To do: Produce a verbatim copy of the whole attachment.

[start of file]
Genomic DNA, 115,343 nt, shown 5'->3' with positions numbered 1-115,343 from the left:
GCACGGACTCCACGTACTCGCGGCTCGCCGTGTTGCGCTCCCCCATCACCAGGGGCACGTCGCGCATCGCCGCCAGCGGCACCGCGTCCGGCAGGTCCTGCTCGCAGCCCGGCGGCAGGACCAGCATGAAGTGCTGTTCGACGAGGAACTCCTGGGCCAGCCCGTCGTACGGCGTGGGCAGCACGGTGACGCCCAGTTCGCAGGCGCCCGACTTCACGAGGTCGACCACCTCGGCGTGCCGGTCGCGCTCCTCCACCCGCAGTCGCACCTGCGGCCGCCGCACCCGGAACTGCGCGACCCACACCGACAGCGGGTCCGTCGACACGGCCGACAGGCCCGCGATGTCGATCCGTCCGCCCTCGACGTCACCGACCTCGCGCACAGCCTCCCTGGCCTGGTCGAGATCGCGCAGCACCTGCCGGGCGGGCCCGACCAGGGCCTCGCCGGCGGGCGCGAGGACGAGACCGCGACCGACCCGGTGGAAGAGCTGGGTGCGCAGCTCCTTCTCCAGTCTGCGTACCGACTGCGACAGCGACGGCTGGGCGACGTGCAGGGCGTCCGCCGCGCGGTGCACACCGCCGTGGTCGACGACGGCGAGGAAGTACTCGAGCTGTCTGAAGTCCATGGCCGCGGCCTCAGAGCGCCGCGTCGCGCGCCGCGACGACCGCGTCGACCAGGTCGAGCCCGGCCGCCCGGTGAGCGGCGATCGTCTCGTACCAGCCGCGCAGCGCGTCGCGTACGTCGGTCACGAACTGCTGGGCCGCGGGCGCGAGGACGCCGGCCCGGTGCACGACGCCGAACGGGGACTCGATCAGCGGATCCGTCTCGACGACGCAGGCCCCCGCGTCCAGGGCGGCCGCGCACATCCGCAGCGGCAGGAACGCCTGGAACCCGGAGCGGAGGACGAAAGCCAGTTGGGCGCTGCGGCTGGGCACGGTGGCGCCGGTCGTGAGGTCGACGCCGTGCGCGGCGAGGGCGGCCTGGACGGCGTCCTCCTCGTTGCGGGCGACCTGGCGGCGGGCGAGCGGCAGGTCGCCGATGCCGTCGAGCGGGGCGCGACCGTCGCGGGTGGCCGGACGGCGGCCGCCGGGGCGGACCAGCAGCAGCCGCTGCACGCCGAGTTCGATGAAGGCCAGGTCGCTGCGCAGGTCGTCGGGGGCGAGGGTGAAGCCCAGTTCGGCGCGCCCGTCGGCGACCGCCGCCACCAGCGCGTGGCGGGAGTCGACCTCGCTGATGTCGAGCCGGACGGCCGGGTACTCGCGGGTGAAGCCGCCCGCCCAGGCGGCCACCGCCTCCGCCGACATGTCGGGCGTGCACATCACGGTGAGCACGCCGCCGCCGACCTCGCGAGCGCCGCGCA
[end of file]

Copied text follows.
Genomic DNA, 115,343 nt, shown 5'->3' with positions numbered 1-115,343 from the left:
GCACGGACTCCACGTACTCGCGGCTCGCCGTGTTGCGCTCCCCCATCACCAGGGGCACGTCGCGCATCGCCGCCAGCGGCACCGCGTCCGGCAGGTCCTGCTCGCAGCCCGGCGGCAGGACCAGCATGAAGTGCTGTTCGACGAGGAACTCCTGGGCCAGCCCGTCGTACGGCGTGGGCAGCACGGTGACGCCCAGTTCGCAGGCGCCCGACTTCACGAGGTCGACCACCTCGGCGTGCCGGTCGCGCTCCTCCACCCGCAGTCGCACCTGCGGCCGCCGCACCCGGAACTGCGCGACCCACACCGACAGCGGGTCCGTCGACACGGCCGACAGGCCCGCGATGTCGATCCGTCCGCCCTCGACGTCACCGACCTCGCGCACAGCCTCCCTGGCCTGGTCGAGATCGCGCAGCACCTGCCGGGCGGGCCCGACCAGGGCCTCGCCGGCGGGCGCGAGGACGAGACCGCGACCGACCCGGTGGAAGAGCTGGGTGCGCAGCTCCTTCTCCAGTCTGCGTACCGACTGCGACAGCGACGGCTGGGCGACGTGCAGGGCGTCCGCCGCGCGGTGCACACCGCCGTGGTCGACGACGGCGAGGAAGTACTCGAGCTGTCTGAAGTCCATGGCCGCGGCCTCAGAGCGCCGCGTCGCGCGCCGCGACGACCGCGTCGACCAGGTCGAGCCCGGCCGCCCGGTGAGCGGCGATCGTCTCGTACCAGCCGCGCAGCGCGTCGCGTACGTCGGTCACGAACTGCTGGGCCGCGGGCGCGAGGACGCCGGCCCGGTGCACGACGCCGAACGGGGACTCGATCAGCGGATCCGTCTCGACGACGCAGGCCCCCGCGTCCAGGGCGGCCGCGCACATCCGCAGCGGCAGGAACGCCTGGAACCCGGAGCGGAGGACGAAAGCCAGTTGGGCGCTGCGGCTGGGCACGGTGGCGCCGGTCGTGAGGTCGACGCCGTGCGCGGCGAGGGCGGCCTGGACGGCGTCCTCCTCGTTGCGGGCGACCTGGCGGCGGGCGAGCGGCAGGTCGCCGATGCCGTCGAGCGGGGCGCGACCGTCGCGGGTGGCCGGACGGCGGCCGCCGGGGCGGACCAGCAGCAGCCGCTGCACGCCGAGTTCGATGAAGGCCAGGTCGCTGCGCAGGTCGTCGGGGGCGAGGGTGAAGCCCAGTTCGGCGCGCCCGTCGGCGACCGCCGCCACCAGCGCGTGGCGGGAGTCGACCTCGCTGATGTCGAGCCGGACGGCCGGGTACTCGCGGGTGAAGCCGCCCGCCCAGGCGGCCACCGCCTCCGCCGACATGTCGGGCGTGCACATCACGGTGAGCACGCCGCCGCCGACCTCGCGAGCGCCGCGCA